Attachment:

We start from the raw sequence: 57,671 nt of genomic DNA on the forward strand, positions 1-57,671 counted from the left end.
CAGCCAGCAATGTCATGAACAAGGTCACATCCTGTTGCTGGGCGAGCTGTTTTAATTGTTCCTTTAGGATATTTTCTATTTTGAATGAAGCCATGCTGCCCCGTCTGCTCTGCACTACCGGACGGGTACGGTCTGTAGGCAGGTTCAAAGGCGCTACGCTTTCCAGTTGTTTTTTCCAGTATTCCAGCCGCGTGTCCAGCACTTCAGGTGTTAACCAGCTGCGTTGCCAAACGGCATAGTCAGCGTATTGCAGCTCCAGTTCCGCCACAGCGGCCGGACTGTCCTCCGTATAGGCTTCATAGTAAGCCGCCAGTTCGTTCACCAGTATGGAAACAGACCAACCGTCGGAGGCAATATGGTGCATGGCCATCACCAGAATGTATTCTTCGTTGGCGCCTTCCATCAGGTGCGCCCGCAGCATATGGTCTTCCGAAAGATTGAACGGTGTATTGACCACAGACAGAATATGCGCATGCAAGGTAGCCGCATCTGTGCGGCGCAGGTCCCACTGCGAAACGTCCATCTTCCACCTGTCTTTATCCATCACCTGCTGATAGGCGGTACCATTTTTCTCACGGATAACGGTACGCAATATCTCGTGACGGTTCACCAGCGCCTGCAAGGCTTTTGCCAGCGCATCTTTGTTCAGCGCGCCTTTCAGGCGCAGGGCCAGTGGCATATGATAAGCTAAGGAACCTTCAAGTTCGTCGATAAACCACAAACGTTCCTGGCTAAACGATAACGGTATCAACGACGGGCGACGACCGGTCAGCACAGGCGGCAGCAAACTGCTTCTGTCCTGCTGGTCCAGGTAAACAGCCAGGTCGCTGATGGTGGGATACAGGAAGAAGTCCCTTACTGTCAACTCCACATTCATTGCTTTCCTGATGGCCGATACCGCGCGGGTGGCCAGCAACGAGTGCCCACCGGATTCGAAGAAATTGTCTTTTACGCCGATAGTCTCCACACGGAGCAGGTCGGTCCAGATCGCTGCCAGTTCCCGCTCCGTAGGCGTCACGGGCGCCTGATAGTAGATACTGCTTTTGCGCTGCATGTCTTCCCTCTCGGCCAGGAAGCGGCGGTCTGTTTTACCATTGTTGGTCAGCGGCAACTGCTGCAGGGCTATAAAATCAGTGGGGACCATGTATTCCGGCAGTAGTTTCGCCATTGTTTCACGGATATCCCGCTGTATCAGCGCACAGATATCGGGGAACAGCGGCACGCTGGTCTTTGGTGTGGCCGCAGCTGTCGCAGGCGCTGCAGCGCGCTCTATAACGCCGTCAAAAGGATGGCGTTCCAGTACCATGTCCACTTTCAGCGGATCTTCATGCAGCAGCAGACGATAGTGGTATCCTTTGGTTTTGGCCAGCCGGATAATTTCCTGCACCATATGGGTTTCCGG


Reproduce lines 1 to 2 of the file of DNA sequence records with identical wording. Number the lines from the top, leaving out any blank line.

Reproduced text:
We start from the raw sequence: 57,671 nt of genomic DNA on the forward strand, positions 1-57,671 counted from the left end.
CAGCCAGCAATGTCATGAACAAGGTCACATCCTGTTGCTGGGCGAGCTGTTTTAATTGTTCCTTTAGGATATTTTCTATTTTGAATGAAGCCATGCTGCCCCGTCTGCTCTGCACTACCGGACGGGTACGGTCTGTAGGCAGGTTCAAAGGCGCTACGCTTTCCAGTTGTTTTTTCCAGTATTCCAGCCGCGTGTCCAGCACTTCAGGTGTTAACCAGCTGCGTTGCCAAACGGCATAGTCAGCGTATTGCAGCTCCAGTTCCGCCACAGCGGCCGGACTGTCCTCCGTATAGGCTTCATAGTAAGCCGCCAGTTCGTTCACCAGTATGGAAACAGACCAACCGTCGGAGGCAATATGGTGCATGGCCATCACCAGAATGTATTCTTCGTTGGCGCCTTCCATCAGGTGCGCCCGCAGCATATGGTCTTCCGAAAGATTGAACGGTGTATTGACCACAGACAGAATATGCGCATGCAAGGTAGCCGCATCTGTGCGGCGCAGGTCCCACTGCGAAACGTCCATCTTCCACCTGTCTTTATCCATCACCTGCTGATAGGCGGTACCATTTTTCTCACGGATAACGGTACGCAATATCTCGTGACGGTTCACCAGCGCCTGCAAGGCTTTTGCCAGCGCATCTTTGTTCAGCGCGCCTTTCAGGCGCAGGGCCAGTGGCATATGATAAGCTAAGGAACCTTCAAGTTCGTCGATAAACCACAAACGTTCCTGGCTAAACGATAACGGTATCAACGACGGGCGACGACCGGTCAGCACAGGCGGCAGCAAACTGCTTCTGTCCTGCTGGTCCAGGTAAACAGCCAGGTCGCTGATGGTGGGATACAGGAAGAAGTCCCTTACTGTCAACTCCACATTCATTGCTTTCCTGATGGCCGATACCGCGCGGGTGGCCAGCAACGAGTGCCCACCGGATTCGAAGAAATTGTCTTTTACGCCGATAGTCTCCACACGGAGCAGGTCGGTCCAGATCGCTGCCAGTTCCCGCTCCGTAGGCGTCACGGGCGCCTGATAGTAGATACTGCTTTTGCGCTGCATGTCTTCCCTCTCGGCCAGGAAGCGGCGGTCTGTTTTACCATTGTTGGTCAGCGGCAACTGCTGCAGGGCTATAAAATCAGTGGGGACCATGTATTCCGGCAGTAGTTTCGCCATTGTTTCACGGATATCCCGCTGTATCAGCGCACAGATATCGGGGAACAGCGGCACGCTGGTCTTTGGTGTGGCCGCAGCTGTCGCAGGCGCTGCAGCGCGCTCTATAACGCCGTCAAAAGGATGGCGTTCCAGTACCATGTCCACTTTCAGCGGATCTTCATGCAGCAGCAGACGATAGTGGTATCCTTTGGTTTTGGCCAGCCGGATAATTTCCTGCACCATATGGGTTTCCGG